Other definitions
10-Year Treasury, US Government Obligations may be, (i) supported by the full faith and credit of the US Treasury, (ii) supported by the right of the issuer to borrow from the US Treasury, (iii) supported by the discretionary authority of the US Government to purchase the agency’s obligations, or (iv) supported only by the credit of the instrumentality. There is a risk that the US Government may choose not to provide financial support to US Government-sponsored agencies or instrumentalities if it is not legally obligated to do so. In that case, if the issuer were to default, a portfolio holding securities of such issuer might not be able to recover its investment from the US Government.

Correlation indicates the degree to which two investments have historically moved in the same direction and magnitude. A greater positive correlation (+1.00 maximum) means the two investments have behaved more similarly; a greater negative correlation (1.00 maximum) means the two have performed less similarly.

Duration is a measure of the sensitivity of the price (the value of principal) of a fixed-income investment to a change in interest rates. Duration is expressed as a number of years.

Foreign Exchange (FX) refers to the exchange or conversion of one currency for another, or the global market where currencies are traded.

Forward Price-Earnings (P/E) Ratio is one measure of the price-earnings ratio that uses forecasted earnings (usually for the next 12 months or the next full fiscal year), rather than current earnings, for the calculation.

Gross Domestic Product (GDP) is the monetary value of all the finished goods and services produced within a country's borders in a specific time period, though GDP is usually calculated on an annual basis. It includes all of private and public consumption, government outlays, investments and exports less imports that occur within a defined territory.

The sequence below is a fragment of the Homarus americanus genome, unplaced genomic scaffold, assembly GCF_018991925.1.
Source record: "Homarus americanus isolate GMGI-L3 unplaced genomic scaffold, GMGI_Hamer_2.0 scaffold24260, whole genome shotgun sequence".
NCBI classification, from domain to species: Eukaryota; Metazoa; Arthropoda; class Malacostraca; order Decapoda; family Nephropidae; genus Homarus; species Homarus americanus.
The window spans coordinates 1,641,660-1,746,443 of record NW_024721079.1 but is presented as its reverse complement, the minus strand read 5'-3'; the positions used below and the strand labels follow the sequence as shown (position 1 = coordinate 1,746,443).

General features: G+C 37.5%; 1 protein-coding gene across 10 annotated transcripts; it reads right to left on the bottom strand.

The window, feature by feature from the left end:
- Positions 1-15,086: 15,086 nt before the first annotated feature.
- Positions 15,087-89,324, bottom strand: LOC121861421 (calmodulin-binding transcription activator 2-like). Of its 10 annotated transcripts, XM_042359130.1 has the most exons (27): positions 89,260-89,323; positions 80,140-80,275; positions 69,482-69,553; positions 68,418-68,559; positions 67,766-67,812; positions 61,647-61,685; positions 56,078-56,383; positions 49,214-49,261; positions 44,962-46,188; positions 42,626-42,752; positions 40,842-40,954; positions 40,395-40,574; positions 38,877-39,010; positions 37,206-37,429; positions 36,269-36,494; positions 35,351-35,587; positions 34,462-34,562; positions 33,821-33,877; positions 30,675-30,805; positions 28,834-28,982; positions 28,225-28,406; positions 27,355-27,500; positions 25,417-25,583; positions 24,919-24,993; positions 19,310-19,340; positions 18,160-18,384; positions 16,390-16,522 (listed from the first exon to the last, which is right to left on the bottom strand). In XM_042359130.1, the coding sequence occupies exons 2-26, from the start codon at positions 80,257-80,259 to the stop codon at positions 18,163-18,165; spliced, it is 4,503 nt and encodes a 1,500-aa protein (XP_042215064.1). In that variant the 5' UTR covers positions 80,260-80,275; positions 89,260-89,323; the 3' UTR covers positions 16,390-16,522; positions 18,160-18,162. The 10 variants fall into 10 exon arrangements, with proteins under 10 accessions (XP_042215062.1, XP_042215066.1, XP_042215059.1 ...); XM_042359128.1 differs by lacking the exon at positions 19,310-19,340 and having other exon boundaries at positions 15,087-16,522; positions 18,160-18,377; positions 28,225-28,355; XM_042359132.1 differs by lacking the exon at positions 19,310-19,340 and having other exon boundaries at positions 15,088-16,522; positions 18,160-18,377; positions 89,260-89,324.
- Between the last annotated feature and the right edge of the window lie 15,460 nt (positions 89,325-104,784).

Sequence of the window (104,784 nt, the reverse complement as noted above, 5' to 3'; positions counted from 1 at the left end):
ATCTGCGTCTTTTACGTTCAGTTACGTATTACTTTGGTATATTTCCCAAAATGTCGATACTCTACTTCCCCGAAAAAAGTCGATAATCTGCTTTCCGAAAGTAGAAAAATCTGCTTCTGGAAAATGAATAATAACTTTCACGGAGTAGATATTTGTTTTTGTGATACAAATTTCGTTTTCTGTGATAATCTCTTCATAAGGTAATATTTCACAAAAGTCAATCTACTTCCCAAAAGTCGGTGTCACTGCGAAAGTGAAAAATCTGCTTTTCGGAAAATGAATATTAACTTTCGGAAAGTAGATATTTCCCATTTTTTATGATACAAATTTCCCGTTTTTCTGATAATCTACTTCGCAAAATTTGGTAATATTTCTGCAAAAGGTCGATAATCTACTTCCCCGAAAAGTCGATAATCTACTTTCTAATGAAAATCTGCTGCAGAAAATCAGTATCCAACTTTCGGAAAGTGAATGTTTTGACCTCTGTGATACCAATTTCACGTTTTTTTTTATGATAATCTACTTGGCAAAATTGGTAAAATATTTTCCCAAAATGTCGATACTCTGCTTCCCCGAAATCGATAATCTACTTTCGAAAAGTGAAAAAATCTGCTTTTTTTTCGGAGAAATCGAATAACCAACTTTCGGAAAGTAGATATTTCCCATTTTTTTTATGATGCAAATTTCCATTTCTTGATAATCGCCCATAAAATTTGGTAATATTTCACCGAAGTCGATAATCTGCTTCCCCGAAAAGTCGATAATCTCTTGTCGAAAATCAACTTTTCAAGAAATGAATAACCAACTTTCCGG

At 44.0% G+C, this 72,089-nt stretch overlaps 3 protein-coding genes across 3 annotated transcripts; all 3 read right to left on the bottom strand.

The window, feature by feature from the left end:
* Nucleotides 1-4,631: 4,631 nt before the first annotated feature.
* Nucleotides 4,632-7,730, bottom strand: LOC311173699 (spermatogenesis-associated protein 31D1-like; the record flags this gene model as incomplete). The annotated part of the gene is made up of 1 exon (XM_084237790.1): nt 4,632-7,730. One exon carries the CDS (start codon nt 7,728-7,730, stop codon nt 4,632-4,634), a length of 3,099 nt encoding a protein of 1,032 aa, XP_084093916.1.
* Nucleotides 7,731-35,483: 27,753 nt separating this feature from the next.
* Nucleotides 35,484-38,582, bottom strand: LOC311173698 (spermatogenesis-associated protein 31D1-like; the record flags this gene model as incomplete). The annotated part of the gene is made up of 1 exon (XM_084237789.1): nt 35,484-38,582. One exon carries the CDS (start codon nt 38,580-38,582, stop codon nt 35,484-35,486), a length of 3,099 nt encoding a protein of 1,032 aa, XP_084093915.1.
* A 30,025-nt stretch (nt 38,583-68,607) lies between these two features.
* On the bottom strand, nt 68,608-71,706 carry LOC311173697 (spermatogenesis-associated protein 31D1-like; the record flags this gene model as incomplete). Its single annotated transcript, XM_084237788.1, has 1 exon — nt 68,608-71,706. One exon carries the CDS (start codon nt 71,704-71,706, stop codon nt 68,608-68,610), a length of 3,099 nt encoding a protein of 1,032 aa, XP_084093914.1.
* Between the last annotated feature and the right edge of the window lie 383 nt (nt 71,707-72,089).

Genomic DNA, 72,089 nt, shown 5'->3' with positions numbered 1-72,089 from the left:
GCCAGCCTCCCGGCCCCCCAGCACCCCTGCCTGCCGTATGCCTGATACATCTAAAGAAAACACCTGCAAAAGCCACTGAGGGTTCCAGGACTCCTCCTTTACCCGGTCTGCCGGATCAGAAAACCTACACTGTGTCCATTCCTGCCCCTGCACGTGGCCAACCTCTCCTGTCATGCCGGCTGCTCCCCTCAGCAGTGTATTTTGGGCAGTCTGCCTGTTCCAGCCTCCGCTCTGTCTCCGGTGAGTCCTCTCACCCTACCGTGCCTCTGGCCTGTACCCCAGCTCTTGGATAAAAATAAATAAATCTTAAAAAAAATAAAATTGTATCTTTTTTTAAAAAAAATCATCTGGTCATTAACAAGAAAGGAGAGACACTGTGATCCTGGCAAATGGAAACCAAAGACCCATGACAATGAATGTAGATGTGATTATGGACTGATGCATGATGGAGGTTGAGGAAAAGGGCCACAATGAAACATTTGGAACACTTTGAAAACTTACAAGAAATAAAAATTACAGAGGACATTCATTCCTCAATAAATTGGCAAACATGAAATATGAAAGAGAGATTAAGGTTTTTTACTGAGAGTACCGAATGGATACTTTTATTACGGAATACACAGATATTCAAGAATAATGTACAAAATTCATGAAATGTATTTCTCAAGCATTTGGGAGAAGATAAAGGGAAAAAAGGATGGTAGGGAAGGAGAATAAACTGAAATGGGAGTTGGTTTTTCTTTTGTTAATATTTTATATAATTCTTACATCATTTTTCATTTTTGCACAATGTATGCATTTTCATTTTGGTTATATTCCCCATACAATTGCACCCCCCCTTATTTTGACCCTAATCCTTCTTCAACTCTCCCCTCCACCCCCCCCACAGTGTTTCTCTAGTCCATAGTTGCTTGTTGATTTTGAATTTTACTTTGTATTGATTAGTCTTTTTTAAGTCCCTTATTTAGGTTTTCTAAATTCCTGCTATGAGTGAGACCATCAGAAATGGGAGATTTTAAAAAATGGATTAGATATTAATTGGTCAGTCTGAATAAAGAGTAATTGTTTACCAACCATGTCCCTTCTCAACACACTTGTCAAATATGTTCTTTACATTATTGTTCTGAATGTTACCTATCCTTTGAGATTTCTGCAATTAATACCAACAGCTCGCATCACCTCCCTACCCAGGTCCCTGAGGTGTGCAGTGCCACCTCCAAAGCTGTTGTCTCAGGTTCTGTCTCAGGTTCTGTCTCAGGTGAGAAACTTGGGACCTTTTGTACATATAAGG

Maximum Drawdown measures the loss in any losing period during a fund's investment record. It is defined as the percent retrenchment from a fund's peak value to the fund's valley value. The drawdown is in effect from the time the fund's retrenchment begins until a new fund high is reached. The maximum drawdown encompasses both the period from the fund's peak to the fund's valley (length), and the time from the fund's valley to a new fund high (recovery). It measures the largest percentage drawdown that has occurred in any fund's data record.

Mortgage-Backed Security (MBS) refers to a type of asset-backed security that is secured by a mortgage or collection of mortgages.

Philadelphia 6-Month Capex refers to the Philadelphia Fed Survey, a business outlook survey used to construct an index that tracks manufacturing conditions in the Philadelphia Federal Reserve district. The Philadelphia Fed survey is an indicator of trends in the manufacturing sector, and is correlated with the Institute for Supply Management (ISM) manufacturing index, as well as the industrial production index.

Price-Book (P/B) Ratio is a financial ratio used to compare a company's current market price to its book value.

Price-Cash Flow Ratio the ratio of a stock’s price to its cash flow per share which is an indicator of a stock’s valuation.

Price-Earnings (P/E) Ratio is a valuation ratio of a company’s current share price compared to its per-share earnings.

Real Estate Investment Trust (REIT) is a closed-end investment company that owns assets related to real estate such as buildings, land and real estate securities. REITs sell on the major stock market exchanges similar to common stock.

Standard Deviation measures a fund’s range of total returns and identifies the spread of a fund’s short-term fluctuations.